That's got to scare the shit out of Rove.
Really, that's extremely good news. Kos also comments that delegate counts don't mean much at this point, that momentum is more important. I dunno, I think the whole momentum thing is a bit overblown, but Kos's point about Dean's delegate count being heavy with superdelegates, who can change their allegiance at any time is a good one.
11:29 On Kos comments, StopKerry makes a good point about the way the media defines expectations and momentum (which is another good reason to be suspicious of it):
John Edwards finishes 2nd in an Iowa caucus where he campaigned hard, then rides into NH on a huge media high. He manages 12%, behind Clark, lower for Edwards than many actually were predicting by yesterday. He leads in only one single poll--South Carolina (with Clark in 2nd...)(!) and barely shows in others.... Meanwhile he gets a positive spin from THAT?
Then you have Clark. The guy pulled out 13% in a state he had probably never even been to before and in which Kerry/ Dean/ Lieberman lived for 2 years.... He had to skip Iowa because he got in the race late. He has never campaigned in his life. In other words, he's shown incredible raw talent and brilliant resume enough to sway people to him. He is leading in Arizona and Oklahoma, close in South Carolina...BUT this is a disappointment heading South???
Also, why the heck isn't everyone calling for Lieberman to drop it??? The guy got 9% in state near his own and spent more time there than anyone -- literally, he MOVED there.
11:56 97% in, Clark ahead of Edwards by 714. Third place might be determined by absentee ballots!
11:58 Dean on Koppel working hard to re-define himself as the insurgent -- a matter of necessity, given the results in Iowa and New Hampshire, but probably all to the better for his campaign, which seems to work best when it's operating out of the glare of frontrunning.
12:20 CNN's vote ticker got stuck for a while, only showing the second half of their list (Edwards, Lieberman and Kucinich), but just before they broke for commercial I saw Clark at 26,554 and Edwards at 25,849, a difference of 705 votes with 97% of precincts counted. I'm only hanging around to see the final tally of who finished third.
12:25 Kucinich on CNN, as annoying from left of center as Lieberman is from the right. Both should take their lumps and go home. The odd thing is that every time I take one of those "Find Your Presidential Candidate" surveys, that are supposed to match up one's personal views with those of a candidate, my list of match-up has always been headed by Kucinich, and yet I really can't stand the guy. I didn't like his flip-flop on abortion, it seem disingenuous and opportunistic, and the very fact that his views match my own so closely almost automatically make him impossible to elect to the White House in this country. CNN doesn't take him seriously either, he's on after midnight, and after Al Sharpton.
12:35 Mo Rocca says John Edwards is a cross between a populist boy-band singer, and that Wes Clark's only hope is to use his military experience to stage a coup. Lieberman, he says, is like one of those Japanese soldiers who came out of a cave 20 years after the end of World War 2.
1:03 Everything seems to be stuck at 97%, with Clark 705 votes ahead of Edwards, so I'm going to shut it down for the time being. I'd like to thank everyone here at unfutz central command who contributed to the success of tonight's operation, and pledge to use the momentum we've been blessed with tonight to move forward to a new order, where we will be divided no longer, but will come together in peace, love, understanding and a fair tax code. I'd especially like to thank all those who took the time to stop by and post something to the comments section, making the discussion there as lively and informative as anything I've ever seen on the Internet. You guys are great. Good night, and may God bless America.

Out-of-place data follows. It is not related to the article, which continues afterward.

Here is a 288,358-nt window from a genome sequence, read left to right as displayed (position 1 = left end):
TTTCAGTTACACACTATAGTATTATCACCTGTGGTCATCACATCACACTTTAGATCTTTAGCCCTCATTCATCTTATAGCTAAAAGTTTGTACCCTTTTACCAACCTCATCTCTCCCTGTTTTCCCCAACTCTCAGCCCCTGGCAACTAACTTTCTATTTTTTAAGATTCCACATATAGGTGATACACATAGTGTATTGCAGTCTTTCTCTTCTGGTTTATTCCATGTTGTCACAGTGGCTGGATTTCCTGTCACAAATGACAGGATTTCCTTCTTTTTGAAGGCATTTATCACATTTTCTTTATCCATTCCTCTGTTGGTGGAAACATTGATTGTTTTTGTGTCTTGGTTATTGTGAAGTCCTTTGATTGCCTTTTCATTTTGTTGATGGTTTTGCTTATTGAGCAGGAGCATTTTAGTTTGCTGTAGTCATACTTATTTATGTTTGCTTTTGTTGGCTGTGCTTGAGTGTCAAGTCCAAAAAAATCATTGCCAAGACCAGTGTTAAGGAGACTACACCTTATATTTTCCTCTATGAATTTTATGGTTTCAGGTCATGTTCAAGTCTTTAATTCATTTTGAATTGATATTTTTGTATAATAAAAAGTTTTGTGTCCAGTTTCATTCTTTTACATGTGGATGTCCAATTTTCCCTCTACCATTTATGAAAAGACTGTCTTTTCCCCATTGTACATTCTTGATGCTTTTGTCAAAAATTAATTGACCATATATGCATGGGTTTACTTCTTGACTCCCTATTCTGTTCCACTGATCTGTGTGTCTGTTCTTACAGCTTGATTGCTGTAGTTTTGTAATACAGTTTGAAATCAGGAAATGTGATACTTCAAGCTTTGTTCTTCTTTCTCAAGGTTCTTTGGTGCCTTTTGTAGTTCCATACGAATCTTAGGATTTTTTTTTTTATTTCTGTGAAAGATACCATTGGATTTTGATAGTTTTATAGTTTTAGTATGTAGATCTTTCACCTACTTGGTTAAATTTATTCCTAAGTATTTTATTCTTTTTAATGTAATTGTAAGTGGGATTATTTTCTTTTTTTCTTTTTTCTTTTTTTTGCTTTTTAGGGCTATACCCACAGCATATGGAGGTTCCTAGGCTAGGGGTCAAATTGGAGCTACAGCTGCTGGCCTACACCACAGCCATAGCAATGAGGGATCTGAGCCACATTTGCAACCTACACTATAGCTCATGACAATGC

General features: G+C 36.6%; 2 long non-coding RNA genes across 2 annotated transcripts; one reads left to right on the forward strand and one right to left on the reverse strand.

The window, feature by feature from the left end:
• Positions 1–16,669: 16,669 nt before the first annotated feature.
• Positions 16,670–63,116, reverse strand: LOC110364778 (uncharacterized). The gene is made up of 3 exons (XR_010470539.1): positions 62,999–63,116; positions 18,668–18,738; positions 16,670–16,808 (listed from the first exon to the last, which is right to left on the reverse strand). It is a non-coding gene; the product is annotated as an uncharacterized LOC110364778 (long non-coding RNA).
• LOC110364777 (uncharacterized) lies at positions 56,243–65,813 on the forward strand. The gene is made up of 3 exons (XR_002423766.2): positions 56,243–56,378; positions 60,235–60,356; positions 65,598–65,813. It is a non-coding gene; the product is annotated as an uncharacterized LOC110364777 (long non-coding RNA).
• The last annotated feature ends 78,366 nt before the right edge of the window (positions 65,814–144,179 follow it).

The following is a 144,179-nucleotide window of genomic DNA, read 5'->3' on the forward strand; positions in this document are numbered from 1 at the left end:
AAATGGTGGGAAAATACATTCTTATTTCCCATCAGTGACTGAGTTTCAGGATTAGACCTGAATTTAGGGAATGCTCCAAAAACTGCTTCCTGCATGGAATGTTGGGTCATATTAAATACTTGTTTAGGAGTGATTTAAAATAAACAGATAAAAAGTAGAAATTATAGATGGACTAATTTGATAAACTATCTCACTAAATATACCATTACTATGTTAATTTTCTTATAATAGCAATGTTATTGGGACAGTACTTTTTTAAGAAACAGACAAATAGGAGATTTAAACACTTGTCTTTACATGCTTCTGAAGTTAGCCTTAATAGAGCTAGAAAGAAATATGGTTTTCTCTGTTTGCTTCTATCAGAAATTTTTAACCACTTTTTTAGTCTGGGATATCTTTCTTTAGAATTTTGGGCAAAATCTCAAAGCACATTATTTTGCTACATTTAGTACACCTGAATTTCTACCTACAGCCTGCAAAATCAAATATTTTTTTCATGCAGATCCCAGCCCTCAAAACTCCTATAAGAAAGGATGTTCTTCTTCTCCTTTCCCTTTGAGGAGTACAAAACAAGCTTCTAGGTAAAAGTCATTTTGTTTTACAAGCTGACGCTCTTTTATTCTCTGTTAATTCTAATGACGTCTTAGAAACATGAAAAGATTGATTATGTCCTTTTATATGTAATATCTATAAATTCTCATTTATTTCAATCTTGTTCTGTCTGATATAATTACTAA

1:27 Entire post spell-checked and copy-edited to make me appear less ignorant than I actually is... am. The title was also changed. ("Come hear me sing, mama" no longer seemed to fit the content.)
Update (11:40am): AP is finally reporting 100% of the vote, and Clark holds on to 3rd by 839 votes:
John Kerry 84,229 38%
Howard Dean 57,788 26%
Wesley Clark 27,254 12%
John Edwards 26,415 12%
Joe Lieberman 18,829 9%
hostile to science
lacking in empathy
lacking in public spirit
out of control
Thanks to: Breeze, Chuck, Ivan Raikov, Kaiju, Kathy, Roger, Shirley, S.M. Dixon
i've got a little list...
Steven Abrams (Kansas BofE)
Howard Fieldstead Ahmanson
Roger Ailes (FNC)
Alan Bonsell (Dover BofE)
Bill Buckingham (Dover BofE)
George W. Bush
Bruce Chapman (DI)
The Coors Family
William A. Dembski
Leonard Downie (WaPo)
John Gibson (FNC)
Fred Hiatt (WaPo)
James F. Inhofe
Philip E. Johnson
by Joel Pelletier
(click on image for more info)
Stephen C. Meyer (DI)
Judith Miller (ex-NYT)
Sun Myung Moon
Elspeth Reeve (TNR)
Martin Peretz (TNR)
Richard Mellon Scaife
Susan Schmidt (WaPo)
John Solomon (WaPo)
Richard Thompson (TMLC)
Bob Woodward (WaPo)
All the fine sites I've
Be sure to visit them all!!
Arthur C. Clarke
Daniel C. Dennett
Philip K. Dick
Stephen Jay Gould
"The Harder They Come"
Ursula K. LeGuin
The Marx Brothers
Michael C. Penta
Michael Powell & Emeric Pressburger
"The Red Shoes"
"Singin' in the Rain"
Talking Heads/David Byrne
Hunter S. Thompson
"2001: A Space Odyssey"
If you read unfutz at least once a week, without fail, your teeth will be whiter and your love life more satisfying.
If you read it daily, I will come to your house, kiss you on the forehead, bathe your feet, and cook pancakes for you, with yummy syrup and everything.
(You might want to keep a watch on me, though, just to avoid the syrup ending up on your feet and the pancakes on your forehead.)
Finally, on a more mundane level, since I don't believe that anyone actually reads this stuff, I make this offer: I'll give five bucks to the first person who contacts me and asks for it -- and, believe me, right now five bucks might as well be five hundred, so this is no trivial offer.